AMES, Iowa — Carbon monoxide is a killer, even in the summer, warns Thomas Greiner, an agricultural engineer with Iowa State University Extension. Charcoal grills can emit deadly carbon monoxide fumes. He recalled a tragic incident from a few years ago:
“In 1997 an Iowa couple died from breathing carbon monoxide from a charcoal grill,” Greiner said. “The couple was camping with friends. After grilling hamburgers on a table-top grill, they placed the lid on the grill to extinguish the coals. They visited with their friends until about 10 p.m., then placed the grill in a storage area underneath their camper, watched the news and went to bed. The coals re-kindled and the carbon monoxide from the grill penetrated the floor of the camper, killing the couple.”
An investigation by Iowa State University found that carbon monoxide from the grill entered the camper in less than two minutes and reached a deadly concentration of 500 parts per million in less than 60 minutes.
Never burn charcoal or place coals, even if they appear to be extinguished, inside homes, vehicles, tents or any enclosed area, Greiner said. Coals can reignite several hours after they appear to be cold.
Iowa State University Extension, the U.S. Consumer Product Safety Commission (CPSC) and the Iowa Department of Public Health warn consumers, including hunters and campers, that burning charcoal in enclosed spaces is both a fire and carbon monoxide hazard. Carbon monoxide is especially dangerous because it has no odor and cannot be seen.
Charcoal has some odor when it burns. However, during testing by Iowa State University, the burning charcoal in the storage compartment could not be smelled from the camper bedroom. Burning charcoal produces such large amounts of carbon monoxide that opening a window or using a fan will not assure that carbon monoxide will be reduced to safe levels, Greiner said.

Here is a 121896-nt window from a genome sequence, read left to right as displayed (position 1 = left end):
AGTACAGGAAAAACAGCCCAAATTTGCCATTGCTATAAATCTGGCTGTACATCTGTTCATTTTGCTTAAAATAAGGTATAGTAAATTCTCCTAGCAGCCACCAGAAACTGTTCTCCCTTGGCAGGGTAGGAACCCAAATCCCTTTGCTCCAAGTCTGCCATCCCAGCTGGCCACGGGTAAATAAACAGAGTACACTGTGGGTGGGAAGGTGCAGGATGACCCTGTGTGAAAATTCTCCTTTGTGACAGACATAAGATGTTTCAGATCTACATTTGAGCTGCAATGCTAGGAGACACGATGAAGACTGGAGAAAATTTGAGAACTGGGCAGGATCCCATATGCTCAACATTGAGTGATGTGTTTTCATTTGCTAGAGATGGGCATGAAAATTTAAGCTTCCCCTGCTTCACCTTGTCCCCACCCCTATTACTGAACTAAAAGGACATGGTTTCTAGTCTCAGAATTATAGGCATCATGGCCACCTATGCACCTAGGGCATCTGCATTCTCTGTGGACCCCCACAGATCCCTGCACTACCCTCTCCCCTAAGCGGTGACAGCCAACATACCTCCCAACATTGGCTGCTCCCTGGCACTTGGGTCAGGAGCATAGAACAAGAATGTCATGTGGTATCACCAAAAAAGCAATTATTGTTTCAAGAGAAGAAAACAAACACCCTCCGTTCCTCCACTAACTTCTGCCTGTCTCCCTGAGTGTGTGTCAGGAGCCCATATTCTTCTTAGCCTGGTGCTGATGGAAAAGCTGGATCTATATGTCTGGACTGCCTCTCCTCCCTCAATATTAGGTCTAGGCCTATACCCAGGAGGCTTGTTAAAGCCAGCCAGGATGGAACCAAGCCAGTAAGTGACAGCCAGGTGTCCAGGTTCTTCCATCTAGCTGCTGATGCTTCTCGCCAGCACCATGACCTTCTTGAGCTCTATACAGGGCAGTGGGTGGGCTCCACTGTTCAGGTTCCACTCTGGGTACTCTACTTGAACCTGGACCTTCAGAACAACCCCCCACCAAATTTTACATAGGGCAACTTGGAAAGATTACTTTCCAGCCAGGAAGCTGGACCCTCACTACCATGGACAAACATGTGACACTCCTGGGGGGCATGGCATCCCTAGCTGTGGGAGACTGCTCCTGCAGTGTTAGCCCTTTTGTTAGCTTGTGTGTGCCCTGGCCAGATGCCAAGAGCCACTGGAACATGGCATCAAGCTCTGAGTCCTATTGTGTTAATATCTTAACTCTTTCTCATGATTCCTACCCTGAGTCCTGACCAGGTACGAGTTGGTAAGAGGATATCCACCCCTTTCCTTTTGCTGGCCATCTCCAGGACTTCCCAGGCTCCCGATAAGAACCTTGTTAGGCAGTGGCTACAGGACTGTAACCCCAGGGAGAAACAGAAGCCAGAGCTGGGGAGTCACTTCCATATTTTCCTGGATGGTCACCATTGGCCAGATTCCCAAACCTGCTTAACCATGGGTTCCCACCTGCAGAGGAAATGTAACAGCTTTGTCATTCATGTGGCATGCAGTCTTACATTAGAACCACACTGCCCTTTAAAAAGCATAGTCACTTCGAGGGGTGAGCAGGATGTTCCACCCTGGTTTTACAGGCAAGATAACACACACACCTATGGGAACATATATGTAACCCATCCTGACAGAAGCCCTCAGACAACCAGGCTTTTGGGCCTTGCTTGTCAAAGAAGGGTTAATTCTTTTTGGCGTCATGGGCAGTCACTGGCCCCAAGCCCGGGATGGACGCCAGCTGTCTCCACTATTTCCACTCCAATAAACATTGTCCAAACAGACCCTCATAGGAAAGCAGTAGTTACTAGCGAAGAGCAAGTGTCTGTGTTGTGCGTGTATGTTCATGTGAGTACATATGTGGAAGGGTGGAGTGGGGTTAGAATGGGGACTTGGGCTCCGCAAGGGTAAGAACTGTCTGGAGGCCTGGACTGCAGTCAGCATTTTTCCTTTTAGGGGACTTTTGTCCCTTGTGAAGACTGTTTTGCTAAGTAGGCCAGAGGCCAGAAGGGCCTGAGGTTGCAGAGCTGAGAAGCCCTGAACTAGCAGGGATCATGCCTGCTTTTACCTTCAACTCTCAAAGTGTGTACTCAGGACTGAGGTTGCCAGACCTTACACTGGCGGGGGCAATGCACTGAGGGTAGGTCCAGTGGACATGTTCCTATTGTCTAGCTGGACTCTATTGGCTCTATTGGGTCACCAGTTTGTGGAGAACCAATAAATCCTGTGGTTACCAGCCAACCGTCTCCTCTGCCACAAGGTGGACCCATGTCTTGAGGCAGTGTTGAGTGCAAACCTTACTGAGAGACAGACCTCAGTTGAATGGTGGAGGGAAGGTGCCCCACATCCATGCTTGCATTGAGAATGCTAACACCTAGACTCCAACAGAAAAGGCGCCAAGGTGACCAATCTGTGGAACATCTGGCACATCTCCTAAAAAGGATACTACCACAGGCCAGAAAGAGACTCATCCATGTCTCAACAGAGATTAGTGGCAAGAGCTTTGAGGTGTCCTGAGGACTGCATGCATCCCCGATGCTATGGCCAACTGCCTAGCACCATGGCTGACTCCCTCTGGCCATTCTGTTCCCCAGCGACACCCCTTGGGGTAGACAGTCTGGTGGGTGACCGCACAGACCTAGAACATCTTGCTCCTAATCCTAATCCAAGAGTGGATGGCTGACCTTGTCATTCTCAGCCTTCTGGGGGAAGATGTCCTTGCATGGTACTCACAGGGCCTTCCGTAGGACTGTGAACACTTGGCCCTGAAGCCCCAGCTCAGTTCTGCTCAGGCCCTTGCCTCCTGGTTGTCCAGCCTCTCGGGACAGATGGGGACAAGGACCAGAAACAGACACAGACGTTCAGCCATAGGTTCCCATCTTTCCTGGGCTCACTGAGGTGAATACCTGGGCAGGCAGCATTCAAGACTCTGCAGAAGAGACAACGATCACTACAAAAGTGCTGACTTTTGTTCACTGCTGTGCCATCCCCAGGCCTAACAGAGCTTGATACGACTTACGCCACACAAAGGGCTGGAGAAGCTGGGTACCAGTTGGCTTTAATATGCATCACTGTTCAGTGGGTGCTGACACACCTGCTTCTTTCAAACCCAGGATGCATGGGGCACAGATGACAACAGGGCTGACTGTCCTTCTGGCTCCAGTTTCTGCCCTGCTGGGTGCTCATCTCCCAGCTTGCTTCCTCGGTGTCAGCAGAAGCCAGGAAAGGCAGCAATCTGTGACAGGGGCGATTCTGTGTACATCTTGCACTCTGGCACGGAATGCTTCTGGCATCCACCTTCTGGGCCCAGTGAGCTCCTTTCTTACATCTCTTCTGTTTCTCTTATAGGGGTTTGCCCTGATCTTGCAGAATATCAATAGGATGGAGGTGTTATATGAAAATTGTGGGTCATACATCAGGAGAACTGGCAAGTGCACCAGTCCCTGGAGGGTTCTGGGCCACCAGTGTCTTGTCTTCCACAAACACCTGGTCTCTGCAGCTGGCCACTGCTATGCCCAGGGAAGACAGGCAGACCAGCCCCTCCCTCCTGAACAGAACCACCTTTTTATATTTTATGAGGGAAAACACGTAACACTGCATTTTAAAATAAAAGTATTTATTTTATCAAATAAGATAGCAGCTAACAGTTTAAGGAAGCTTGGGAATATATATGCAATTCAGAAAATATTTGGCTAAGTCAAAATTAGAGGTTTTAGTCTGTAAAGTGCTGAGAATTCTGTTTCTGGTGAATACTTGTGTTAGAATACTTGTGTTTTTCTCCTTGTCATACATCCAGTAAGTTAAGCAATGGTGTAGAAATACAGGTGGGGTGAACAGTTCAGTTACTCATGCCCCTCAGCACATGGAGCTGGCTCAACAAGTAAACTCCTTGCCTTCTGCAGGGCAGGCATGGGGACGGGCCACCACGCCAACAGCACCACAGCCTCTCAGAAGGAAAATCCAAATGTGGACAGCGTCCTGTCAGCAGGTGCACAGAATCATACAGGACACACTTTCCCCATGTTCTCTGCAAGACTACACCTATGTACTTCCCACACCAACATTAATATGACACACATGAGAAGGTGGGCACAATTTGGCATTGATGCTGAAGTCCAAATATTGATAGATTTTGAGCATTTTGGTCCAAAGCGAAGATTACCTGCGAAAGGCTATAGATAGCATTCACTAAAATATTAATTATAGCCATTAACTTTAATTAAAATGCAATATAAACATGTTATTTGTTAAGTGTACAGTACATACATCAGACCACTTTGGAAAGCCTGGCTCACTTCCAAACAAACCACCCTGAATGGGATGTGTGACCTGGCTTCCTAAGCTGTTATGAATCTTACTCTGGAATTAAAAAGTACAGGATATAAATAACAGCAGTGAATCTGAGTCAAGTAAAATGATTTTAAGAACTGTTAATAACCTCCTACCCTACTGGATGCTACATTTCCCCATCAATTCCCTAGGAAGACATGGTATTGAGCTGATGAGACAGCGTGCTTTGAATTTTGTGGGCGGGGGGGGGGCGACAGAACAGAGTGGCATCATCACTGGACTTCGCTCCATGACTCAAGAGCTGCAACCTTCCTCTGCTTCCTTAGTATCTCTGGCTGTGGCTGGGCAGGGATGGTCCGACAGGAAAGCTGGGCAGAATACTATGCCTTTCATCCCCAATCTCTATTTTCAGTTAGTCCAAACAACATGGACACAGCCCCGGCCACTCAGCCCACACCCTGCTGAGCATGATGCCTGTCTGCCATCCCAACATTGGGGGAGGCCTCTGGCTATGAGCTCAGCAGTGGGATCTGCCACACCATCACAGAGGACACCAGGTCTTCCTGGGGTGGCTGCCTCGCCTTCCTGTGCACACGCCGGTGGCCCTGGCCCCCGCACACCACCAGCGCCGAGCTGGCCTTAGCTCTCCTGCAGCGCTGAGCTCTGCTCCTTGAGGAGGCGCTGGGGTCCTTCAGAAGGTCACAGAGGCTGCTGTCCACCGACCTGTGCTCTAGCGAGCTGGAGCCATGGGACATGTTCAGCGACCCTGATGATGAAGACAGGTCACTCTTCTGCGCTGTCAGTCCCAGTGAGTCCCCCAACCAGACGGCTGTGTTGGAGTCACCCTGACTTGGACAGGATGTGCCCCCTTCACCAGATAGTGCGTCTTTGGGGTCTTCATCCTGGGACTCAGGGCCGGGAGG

The Consumer Product Safety Commission warns that each year approximately 25 people die and hundreds more suffer from carbon monoxide poisoning when they burn charcoal in enclosed areas such as their homes, in campers or vans, or in tents. Some of the victims die from carbon monoxide poisoning after they burn charcoal in a bedroom or living room for heat or cooking. Some are campers who burn charcoal inside a tent or camper to keep warm. Others are hunters who burn charcoal inside their trucks, cars or vans. Those who do not die can suffer headaches, drowsiness, dizziness, weakness, nausea, vomiting, confusion, disorientation or collapse. Some people have permanent damage, including memory loss or personality change.
“Everything that burns a fuel–such as electric generators, cars, trucks, motorhomes, fireplaces, cooking appliances, gas refrigerators, water heaters and furnaces–produces carbon monoxide,” Greiner said. “To protect yourself, have equipment serviced yearly by a qualified service contractor, install fire and carbon monoxide detectors in sleeping areas, and NEVER use charcoal to cook or provide heat inside enclosed areas. Carbon monoxide poisoning CAN be prevented.”